James left Ireland and immigrated to Quebec, Canada in 1826 and by 1829 was living in Washtenaw, Michigan. He was an early settler in Dixboro founded by John Dix. In county civil court records from November 1829, James appeared in the court with Dix for an indictment of $50 owed to the United States. The indictment does not indicate the reason for the assessment but it must have been paid, as the two were released on their own recognizance and ordered to pay up or appear at the next court session. They do not appear again at the next court session.

The exact date that James married his first wife, Ann Mulholland, is unknown as is her maiden name, although some reports indicate she came with him to Michigan. By the time of the 1830 census of Panama Township, later divided into Superior and Salem Townships as we know them today, James is listed as living with a woman (most likely his wife Ann) between the ages of 20 and 30, about the same age as her husband, and with a son under five. In 1834, the household had grown to five with the addition of another adult male, presumably brother John who immigrated in 1831, and a daughter under 5. These early census records did not have names for any but the head of household. As a result, the names of most of James’ children have been lost to us unless new records are discovered. Only one son of James is known from a sad story of a toddler who got too close to the fireplace and burned to death when his clothes caught fire. James jr. died after his mother Ann, living from 1835 to 1838.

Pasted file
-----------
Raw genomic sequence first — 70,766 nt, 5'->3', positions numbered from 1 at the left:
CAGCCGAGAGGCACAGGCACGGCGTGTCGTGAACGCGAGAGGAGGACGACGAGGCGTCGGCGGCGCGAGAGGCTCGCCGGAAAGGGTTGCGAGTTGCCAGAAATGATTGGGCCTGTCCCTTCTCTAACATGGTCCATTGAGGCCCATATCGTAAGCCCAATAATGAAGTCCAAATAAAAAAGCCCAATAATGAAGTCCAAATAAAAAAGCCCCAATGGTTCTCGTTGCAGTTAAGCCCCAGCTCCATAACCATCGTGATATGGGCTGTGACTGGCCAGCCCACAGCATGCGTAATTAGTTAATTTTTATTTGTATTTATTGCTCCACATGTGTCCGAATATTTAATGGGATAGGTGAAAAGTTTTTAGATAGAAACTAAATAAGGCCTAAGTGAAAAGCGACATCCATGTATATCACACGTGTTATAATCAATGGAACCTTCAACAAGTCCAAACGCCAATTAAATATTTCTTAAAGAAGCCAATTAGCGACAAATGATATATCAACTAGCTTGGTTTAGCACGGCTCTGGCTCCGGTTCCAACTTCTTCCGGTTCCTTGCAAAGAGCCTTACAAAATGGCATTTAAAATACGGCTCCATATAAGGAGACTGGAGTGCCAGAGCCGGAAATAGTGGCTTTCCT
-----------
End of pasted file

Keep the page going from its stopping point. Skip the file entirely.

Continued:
Martha Crawford and son were not listed as living with her sister Ann’s family in mid-1834 when the census data was recorded. She is reported to have arrived in mid-1835 from the later court hearings related to her enigmatic death. John and Martha were married in December 1835 when John was 33. When John died in 1840, he left behind a son reportedly born in 1836 but who died later in the same year as his father.
 
James remarried to Emily Loomis in 1838 after Ann’s death about 1836-7, all before John then Martha died. While the ghost story claimed James and his second wife had only one stillborn child, in fact they had at least two more children. Further, he and his family did not flee immediately after the 1846 inquest, nor were any criminal charges ever filed against him. In an interesting vignette reported in a Universalist Church publication in 1847, Emily Loomis Mulholland’s death is noted, indicating the family remained in Superior Township: